Skip to main content

Book Review: Still Loved…Still Missed by Mridula

Often in short stories people look for realism and themes of contemporariness. However, this collection written by Mridula – Still Loved…Still Missed – is a way different than normal short stories. One main reason is the use of allegories in it. The title story, Still Loved…Still Missed, is a story of a small boat narrated by itself. Here the author has personalized the boat, has given human motions and voice and desires.


Another good aspect in the book is balance between positive things and dark things, like birth and desires; death and separation. Even the dark stories, well before they exhibit something that we all dread, they have given out the meaning for which they were intended. For instance, in the story Bluebells in the Woods…, the girl gets into the touch of her passed-away grandma, but soon she is brought back to the reality by her parents. Two strokes measured brilliantly in the story.

‘The Passing’ is another good story that says aloud that this world is a jungle of desires and we are fireflies lusting after them all the time. What is reality and what is illusion – drawn up quite well in the story.

Short stories are looked for message they convey and the type of entertainment they provide. This book scored high on both the aspects. Throughout all stories, the theme of nature remains inherited, which makes any collection riveting and something like fantasy work. Well, overall, considering everything, the collection was worth investing time and money.

Comments

Popular posts from this blog

Book Review: The Blue Umbrella by Ruskin Bond

Among all Ruskin Bond books, The Blue Umbrella has, so far, gathered immense applaud from readers and critics alike.  This is a short novel, but the kind of moral lessons it teaches to us are simply overwhelming.

This is a story of Binya, a poor little girl living with her mother and an elder brother, Bijju, in a small hilly village of Garhwal. One day while herding her two cows back home, she stumbles upon some city people enjoying the picnic in the valley. She is enthralled to see them well-groomed and rich. She craves to be one like them and among many other things of their, a blue frilly umbrella catches her attention. She begins craving for it. On the other hand, the city people get attracted by her innocent beauty and the pendant in her neck. The pendant consists of leopard’s claw – which is considered a mascot widely in the hills. Binya trades her pendant off with the blue umbrella.


The blue umbrella is so much beautiful that soon it becomes a topic of conversation for village…

Story Summary: The Accidental Tourist by Bill Bryson

The Accidental Tourist by Bill Bryson is a short story that highlights the importance of having suave and elegant manners at the time of travelling. In this story, we see that the narrator almost flies over 100,000 miles every year because of his job’s nature. So, we can say that the narrator is an accidental tourist, though he doesn’t enjoy travelling but still he has to because of his job. However in his own words he says that he is sort of a confused man who often forgets the roads and gets into wrong alleys or gets trapped into self-locking doors. In this story, he takes us to some of his awry travel experiences where he did some crazy things, though unwittingly.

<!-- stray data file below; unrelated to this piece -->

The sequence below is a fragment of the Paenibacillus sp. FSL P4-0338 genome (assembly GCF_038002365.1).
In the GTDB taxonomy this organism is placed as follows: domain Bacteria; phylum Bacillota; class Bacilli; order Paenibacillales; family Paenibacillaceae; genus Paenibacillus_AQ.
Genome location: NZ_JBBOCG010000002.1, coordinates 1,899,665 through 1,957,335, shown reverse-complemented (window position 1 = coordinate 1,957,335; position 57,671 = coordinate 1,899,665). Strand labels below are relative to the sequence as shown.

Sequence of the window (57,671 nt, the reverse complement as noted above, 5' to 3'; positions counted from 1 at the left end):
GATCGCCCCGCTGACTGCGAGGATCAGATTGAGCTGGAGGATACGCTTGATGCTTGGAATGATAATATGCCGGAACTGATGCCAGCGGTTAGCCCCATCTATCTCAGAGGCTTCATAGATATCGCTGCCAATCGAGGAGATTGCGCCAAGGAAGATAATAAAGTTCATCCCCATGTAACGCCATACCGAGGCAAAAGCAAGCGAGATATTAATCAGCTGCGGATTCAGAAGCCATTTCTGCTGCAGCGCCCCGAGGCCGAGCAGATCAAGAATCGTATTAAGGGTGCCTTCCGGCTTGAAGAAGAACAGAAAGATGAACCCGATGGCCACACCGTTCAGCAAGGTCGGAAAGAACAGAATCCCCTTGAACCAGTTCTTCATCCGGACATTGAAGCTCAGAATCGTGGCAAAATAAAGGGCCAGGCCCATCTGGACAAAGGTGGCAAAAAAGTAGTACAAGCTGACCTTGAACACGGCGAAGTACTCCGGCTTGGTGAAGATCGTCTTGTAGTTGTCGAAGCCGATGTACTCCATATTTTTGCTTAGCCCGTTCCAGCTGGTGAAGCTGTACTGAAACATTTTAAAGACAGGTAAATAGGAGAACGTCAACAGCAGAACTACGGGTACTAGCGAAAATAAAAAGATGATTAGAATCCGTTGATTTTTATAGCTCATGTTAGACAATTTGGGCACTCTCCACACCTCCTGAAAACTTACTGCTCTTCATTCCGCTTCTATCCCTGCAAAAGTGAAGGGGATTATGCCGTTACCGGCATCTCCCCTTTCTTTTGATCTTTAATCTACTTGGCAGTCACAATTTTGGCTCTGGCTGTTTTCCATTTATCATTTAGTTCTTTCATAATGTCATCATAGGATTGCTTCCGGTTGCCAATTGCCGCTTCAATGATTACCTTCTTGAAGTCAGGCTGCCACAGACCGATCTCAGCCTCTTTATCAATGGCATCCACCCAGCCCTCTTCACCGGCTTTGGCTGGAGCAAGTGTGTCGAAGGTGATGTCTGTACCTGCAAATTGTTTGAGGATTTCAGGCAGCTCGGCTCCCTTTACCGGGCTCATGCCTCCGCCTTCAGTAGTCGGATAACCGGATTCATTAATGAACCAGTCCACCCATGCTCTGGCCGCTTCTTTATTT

Most of his experiences are based around airports or inside the flights. On one instant, while flying to England from Boston with family for Christmas, he forcibly opened the zip of his bag, as a result it broke down and all the stuff littered on the ground. This made him embarrassed and the people around him.
One day in…

Book Review: A Village in Garhwal by Ruskin Bond

There is no one better than Ruskin Bond to give you deep insights about the life in the Himalayan foothills. He lives in Mussoorie and thus knows the up and down of the hills, nearby and the farthest. You must have read many Ruskin Bond stories on the lives and culture of the Himalayan people living in Uttarakhand and Himachal Pradesh. Well, this short story, A Village in Garhwal, takes you into Manjari village of Garhwal region. The author spends four days in the village, he was taken there by one of his friends Gajadhar. This village Manjari is located twenty-five miles away from Lansdown, a famous tourist place and center of Garhwal Rifles.

It takes two days to reach this village from the author’s native place. One needs to travel first by bus from Lansdown and then walk for five miles. The village is situated up the Nayar River – a tributary of the Ganges. One morning the author wakes up to the loud vociferous sound of Cicada. This sound reminds him of factory buzzer. The author …